Market Insight 02-02-2024

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  • Market Insight 02-02-2024


The British Pound displayed minimal response to the recent decision by the Bank of England’s monetary policy committee, maintaining interest rates for the fourth consecutive meeting. The committee emphasized the need for additional evidence indicating a decline in inflation to the 2% target before considering a reduction in borrowing costs. Governor Bailey asserted the requirement for substantial proof of sustained inflation decline before contemplating interest rate adjustments. Despite a majority decision to keep rates unchanged, two members advocated for an immediate hike, and one member favoured a cut. The Quarterly Inflation Report indicated a significant downward revision in the Bank’s inflation forecasts, predicting a dip below 2% in May followed by a rebound, citing robust wage inflation.

Further insights into the committee’s decision may emerge during an online presentation by BoE Chief Economist Huw Pill, where new forecasts and policy decisions will be discussed.

In other markets, a potential ceasefire between Israel and Gaza elevated US equities to record highs during the European session, leading to a decline in oil prices, a drop in the US dollar, and a rise in “risk” currencies like the GBP.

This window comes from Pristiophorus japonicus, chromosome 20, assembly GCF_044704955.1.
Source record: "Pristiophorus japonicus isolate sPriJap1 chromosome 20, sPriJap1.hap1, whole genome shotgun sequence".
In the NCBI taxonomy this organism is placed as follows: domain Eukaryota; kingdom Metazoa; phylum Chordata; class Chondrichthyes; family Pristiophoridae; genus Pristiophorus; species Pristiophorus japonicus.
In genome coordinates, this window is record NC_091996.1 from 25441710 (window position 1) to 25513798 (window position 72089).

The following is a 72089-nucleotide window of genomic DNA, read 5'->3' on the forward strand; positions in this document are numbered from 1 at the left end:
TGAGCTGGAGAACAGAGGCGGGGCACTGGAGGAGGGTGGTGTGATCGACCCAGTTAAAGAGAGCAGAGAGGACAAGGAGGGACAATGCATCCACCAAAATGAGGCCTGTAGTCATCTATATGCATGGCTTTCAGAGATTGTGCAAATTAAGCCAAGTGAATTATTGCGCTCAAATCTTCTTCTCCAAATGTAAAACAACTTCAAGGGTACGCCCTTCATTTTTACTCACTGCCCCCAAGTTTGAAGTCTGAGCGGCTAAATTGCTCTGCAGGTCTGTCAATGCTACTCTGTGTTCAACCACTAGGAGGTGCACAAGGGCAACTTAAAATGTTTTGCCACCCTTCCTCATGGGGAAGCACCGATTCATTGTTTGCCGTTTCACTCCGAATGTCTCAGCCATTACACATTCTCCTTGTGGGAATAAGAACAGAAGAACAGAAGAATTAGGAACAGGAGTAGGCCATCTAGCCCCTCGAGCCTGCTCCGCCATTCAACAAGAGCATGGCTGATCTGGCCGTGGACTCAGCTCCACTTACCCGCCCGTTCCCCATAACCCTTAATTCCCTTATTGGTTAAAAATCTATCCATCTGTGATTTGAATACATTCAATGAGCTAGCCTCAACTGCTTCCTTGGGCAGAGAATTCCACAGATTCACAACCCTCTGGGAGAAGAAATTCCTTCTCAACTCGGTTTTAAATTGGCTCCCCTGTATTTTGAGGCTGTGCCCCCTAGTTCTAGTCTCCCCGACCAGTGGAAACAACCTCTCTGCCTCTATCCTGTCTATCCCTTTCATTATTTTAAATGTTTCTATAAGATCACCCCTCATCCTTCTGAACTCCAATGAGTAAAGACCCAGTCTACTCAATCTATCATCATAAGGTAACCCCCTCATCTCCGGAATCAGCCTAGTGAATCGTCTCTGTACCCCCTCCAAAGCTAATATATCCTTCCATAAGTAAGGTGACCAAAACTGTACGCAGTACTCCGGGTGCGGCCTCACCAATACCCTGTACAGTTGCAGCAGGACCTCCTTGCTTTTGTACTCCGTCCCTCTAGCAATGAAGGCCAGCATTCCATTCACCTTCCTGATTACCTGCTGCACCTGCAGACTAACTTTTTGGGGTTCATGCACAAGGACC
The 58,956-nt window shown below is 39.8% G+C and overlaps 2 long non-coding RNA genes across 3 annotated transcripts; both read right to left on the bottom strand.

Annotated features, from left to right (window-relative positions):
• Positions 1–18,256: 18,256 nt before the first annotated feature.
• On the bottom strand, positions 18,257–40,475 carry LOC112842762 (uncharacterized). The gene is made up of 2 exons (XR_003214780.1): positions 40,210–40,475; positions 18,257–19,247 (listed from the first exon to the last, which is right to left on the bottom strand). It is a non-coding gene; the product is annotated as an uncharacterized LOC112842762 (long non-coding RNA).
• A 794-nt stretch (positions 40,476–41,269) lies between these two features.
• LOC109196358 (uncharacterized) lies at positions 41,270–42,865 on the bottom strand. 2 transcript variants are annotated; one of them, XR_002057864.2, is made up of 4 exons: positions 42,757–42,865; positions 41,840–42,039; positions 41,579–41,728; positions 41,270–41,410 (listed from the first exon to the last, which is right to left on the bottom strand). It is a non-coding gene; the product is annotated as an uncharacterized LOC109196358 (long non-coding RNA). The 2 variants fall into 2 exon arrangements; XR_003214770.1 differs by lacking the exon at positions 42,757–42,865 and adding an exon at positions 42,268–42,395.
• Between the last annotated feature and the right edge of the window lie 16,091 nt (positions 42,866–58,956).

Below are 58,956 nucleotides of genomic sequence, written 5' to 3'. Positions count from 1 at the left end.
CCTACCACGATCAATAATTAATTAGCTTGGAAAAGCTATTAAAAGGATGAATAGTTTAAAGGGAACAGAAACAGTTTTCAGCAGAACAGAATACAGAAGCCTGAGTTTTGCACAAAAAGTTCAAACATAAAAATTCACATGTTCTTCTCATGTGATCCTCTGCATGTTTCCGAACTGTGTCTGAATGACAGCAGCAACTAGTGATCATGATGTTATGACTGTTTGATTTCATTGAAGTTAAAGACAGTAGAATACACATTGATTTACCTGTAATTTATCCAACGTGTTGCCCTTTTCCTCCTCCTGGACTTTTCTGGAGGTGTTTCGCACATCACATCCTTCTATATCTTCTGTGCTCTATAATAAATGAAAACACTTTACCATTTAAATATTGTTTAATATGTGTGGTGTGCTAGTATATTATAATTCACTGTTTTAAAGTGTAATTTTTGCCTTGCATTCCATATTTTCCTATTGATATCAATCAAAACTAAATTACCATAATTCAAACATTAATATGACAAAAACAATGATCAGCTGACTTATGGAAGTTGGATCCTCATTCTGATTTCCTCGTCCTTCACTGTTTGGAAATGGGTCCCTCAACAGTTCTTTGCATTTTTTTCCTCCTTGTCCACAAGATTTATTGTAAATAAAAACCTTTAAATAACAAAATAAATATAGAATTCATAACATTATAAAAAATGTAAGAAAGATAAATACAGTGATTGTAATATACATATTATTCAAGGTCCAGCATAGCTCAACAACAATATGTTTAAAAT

Today, attention is on the release of the latest official government employment report, with expectations of a decrease in Non-Farm payrolls and wage growth compared to the previous month.

Market participants are closely monitoring Federal Reserve Chair Powell’s recent statement, suggesting that weak employment figures could bring a March rate cut into consideration.

Our Analysis

Considering the decision of both the US and UK to maintain interest rates, the markets seem to be disregarding the central banks’ guidance of three rate cuts this year and are instead pricing in six reductions in borrowing costs. This aggressive pricing reflects a belief in a global economic slowdown and potential recession later in the year, prompting policymakers to slash rates. With the absence of clear guidance from the Fed and BoE, monetary policy is now heavily dependent on forthcoming economic data.